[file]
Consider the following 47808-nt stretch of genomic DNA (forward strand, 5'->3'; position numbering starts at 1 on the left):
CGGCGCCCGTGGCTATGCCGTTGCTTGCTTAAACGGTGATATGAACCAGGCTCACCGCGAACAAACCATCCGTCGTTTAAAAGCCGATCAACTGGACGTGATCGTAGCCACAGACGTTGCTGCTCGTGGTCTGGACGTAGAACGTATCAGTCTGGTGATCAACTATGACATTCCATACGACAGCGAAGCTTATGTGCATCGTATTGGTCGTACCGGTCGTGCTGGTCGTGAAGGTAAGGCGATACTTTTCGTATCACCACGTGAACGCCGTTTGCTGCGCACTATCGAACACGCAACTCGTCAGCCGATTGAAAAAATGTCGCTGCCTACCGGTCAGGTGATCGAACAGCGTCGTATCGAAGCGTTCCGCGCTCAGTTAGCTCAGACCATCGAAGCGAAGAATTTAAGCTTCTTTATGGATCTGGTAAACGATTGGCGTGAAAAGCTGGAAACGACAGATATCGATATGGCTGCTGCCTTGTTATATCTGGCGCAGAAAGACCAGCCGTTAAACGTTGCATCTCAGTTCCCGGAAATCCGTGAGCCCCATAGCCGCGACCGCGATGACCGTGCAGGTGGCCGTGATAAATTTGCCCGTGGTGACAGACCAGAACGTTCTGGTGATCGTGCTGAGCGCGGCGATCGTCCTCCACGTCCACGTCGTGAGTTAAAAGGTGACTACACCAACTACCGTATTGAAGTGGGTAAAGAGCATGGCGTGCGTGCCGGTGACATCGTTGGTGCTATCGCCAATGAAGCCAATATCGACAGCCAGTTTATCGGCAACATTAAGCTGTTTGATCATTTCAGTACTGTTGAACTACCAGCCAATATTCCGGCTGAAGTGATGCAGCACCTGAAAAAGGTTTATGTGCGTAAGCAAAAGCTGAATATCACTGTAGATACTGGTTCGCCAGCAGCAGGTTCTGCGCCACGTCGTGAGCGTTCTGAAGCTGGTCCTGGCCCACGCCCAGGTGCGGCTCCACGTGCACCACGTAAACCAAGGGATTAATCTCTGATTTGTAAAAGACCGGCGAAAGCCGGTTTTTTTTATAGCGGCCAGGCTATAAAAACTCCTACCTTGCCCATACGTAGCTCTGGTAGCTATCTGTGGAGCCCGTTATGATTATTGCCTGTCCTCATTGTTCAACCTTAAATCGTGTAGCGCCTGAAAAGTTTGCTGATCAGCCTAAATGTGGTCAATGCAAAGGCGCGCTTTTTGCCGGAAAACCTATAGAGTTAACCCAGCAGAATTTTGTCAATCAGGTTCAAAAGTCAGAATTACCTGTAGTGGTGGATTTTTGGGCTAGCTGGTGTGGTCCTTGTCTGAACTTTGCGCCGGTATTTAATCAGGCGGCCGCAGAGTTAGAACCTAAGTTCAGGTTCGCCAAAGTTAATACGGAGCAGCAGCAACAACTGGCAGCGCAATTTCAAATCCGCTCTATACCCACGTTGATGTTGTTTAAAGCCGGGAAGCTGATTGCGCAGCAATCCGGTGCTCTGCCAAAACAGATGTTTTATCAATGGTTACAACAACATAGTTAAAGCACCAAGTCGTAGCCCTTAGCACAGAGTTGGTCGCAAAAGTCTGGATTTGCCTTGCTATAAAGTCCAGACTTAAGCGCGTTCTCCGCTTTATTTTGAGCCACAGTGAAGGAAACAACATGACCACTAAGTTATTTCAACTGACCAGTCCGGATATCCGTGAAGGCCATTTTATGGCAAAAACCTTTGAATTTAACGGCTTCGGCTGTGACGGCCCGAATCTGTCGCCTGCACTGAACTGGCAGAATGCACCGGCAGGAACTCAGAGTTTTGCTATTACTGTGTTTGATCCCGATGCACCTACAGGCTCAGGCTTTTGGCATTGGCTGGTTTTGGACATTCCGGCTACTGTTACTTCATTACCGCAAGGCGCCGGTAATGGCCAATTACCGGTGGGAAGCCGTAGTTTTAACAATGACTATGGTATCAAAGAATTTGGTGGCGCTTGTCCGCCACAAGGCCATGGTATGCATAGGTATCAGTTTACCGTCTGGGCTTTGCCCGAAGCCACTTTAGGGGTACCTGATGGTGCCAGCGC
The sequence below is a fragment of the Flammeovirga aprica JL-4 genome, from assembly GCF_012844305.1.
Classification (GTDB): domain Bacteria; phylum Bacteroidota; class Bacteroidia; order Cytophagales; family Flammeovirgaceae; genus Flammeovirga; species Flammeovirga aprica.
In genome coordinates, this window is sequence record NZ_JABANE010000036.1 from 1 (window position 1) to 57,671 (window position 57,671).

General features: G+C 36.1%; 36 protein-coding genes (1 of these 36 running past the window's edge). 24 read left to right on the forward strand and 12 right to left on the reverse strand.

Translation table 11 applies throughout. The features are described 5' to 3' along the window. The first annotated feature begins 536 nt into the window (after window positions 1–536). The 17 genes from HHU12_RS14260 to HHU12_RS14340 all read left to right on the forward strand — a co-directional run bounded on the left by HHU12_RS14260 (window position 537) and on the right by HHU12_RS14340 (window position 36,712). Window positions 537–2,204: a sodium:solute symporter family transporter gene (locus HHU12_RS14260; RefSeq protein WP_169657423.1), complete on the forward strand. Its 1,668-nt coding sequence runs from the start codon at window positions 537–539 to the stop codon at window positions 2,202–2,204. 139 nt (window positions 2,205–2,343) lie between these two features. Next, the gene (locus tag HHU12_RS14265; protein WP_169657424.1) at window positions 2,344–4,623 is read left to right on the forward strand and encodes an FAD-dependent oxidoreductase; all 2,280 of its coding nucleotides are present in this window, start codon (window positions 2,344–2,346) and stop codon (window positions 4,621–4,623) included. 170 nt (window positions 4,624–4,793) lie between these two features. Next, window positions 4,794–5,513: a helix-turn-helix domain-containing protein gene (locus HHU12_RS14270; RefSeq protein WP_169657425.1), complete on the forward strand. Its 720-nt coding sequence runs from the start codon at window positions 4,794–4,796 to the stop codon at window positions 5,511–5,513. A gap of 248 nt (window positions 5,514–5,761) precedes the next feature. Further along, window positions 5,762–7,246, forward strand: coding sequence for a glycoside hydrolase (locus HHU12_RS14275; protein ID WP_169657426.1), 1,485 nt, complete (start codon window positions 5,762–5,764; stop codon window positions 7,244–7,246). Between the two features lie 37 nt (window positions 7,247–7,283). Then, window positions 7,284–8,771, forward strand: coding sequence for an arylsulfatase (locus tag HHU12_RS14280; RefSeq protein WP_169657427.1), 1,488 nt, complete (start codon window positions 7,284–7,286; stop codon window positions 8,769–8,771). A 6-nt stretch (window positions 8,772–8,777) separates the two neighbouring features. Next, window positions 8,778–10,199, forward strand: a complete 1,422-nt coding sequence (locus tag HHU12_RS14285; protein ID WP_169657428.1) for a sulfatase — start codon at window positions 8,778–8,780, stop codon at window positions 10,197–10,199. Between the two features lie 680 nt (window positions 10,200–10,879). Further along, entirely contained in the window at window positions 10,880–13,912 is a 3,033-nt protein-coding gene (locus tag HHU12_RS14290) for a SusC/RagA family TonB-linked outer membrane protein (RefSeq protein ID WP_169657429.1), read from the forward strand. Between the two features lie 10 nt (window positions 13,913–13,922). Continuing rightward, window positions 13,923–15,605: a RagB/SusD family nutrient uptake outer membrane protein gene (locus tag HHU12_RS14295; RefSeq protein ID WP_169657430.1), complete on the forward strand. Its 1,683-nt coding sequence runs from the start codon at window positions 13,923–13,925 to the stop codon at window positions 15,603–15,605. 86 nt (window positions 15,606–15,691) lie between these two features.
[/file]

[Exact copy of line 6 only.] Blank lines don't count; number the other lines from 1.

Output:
General features: G+C 36.1%; 36 protein-coding genes (1 of these 36 running past the window's edge). 24 read left to right on the forward strand and 12 right to left on the reverse strand.